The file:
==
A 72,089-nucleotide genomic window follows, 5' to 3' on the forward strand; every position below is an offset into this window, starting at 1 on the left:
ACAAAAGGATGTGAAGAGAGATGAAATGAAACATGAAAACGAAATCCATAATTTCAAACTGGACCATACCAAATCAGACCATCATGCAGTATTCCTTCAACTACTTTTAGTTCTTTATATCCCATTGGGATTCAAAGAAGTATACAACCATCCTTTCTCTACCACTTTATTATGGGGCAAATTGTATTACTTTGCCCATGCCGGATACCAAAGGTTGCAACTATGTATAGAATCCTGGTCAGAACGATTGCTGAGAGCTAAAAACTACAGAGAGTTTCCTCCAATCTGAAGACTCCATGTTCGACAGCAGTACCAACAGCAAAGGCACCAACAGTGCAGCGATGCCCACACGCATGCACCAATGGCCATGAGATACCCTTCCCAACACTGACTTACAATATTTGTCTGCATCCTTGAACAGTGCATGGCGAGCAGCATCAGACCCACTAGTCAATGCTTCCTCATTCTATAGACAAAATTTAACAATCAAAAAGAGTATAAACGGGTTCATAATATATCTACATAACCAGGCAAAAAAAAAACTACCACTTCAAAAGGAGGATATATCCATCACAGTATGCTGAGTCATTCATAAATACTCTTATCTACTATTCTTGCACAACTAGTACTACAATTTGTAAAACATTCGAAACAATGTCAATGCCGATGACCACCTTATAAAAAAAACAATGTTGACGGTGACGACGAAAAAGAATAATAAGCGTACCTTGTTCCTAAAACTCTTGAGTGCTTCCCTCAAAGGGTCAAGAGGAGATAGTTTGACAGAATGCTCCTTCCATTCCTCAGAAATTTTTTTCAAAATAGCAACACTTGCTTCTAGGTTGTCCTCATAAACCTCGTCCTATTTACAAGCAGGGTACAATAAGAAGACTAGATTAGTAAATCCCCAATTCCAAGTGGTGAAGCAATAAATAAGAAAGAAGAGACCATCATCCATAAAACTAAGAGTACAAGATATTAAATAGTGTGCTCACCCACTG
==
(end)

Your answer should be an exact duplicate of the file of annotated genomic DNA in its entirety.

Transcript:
A 72,089-nucleotide genomic window follows, 5' to 3' on the forward strand; every position below is an offset into this window, starting at 1 on the left:
ACAAAAGGATGTGAAGAGAGATGAAATGAAACATGAAAACGAAATCCATAATTTCAAACTGGACCATACCAAATCAGACCATCATGCAGTATTCCTTCAACTACTTTTAGTTCTTTATATCCCATTGGGATTCAAAGAAGTATACAACCATCCTTTCTCTACCACTTTATTATGGGGCAAATTGTATTACTTTGCCCATGCCGGATACCAAAGGTTGCAACTATGTATAGAATCCTGGTCAGAACGATTGCTGAGAGCTAAAAACTACAGAGAGTTTCCTCCAATCTGAAGACTCCATGTTCGACAGCAGTACCAACAGCAAAGGCACCAACAGTGCAGCGATGCCCACACGCATGCACCAATGGCCATGAGATACCCTTCCCAACACTGACTTACAATATTTGTCTGCATCCTTGAACAGTGCATGGCGAGCAGCATCAGACCCACTAGTCAATGCTTCCTCATTCTATAGACAAAATTTAACAATCAAAAAGAGTATAAACGGGTTCATAATATATCTACATAACCAGGCAAAAAAAAAACTACCACTTCAAAAGGAGGATATATCCATCACAGTATGCTGAGTCATTCATAAATACTCTTATCTACTATTCTTGCACAACTAGTACTACAATTTGTAAAACATTCGAAACAATGTCAATGCCGATGACCACCTTATAAAAAAAACAATGTTGACGGTGACGACGAAAAAGAATAATAAGCGTACCTTGTTCCTAAAACTCTTGAGTGCTTCCCTCAAAGGGTCAAGAGGAGATAGTTTGACAGAATGCTCCTTCCATTCCTCAGAAATTTTTTTCAAAATAGCAACACTTGCTTCTAGGTTGTCCTCATAAACCTCGTCCTATTTACAAGCAGGGTACAATAAGAAGACTAGATTAGTAAATCCCCAATTCCAAGTGGTGAAGCAATAAATAAGAAAGAAGAGACCATCATCCATAAAACTAAGAGTACAAGATATTAAATAGTGTGCTCACCCACTG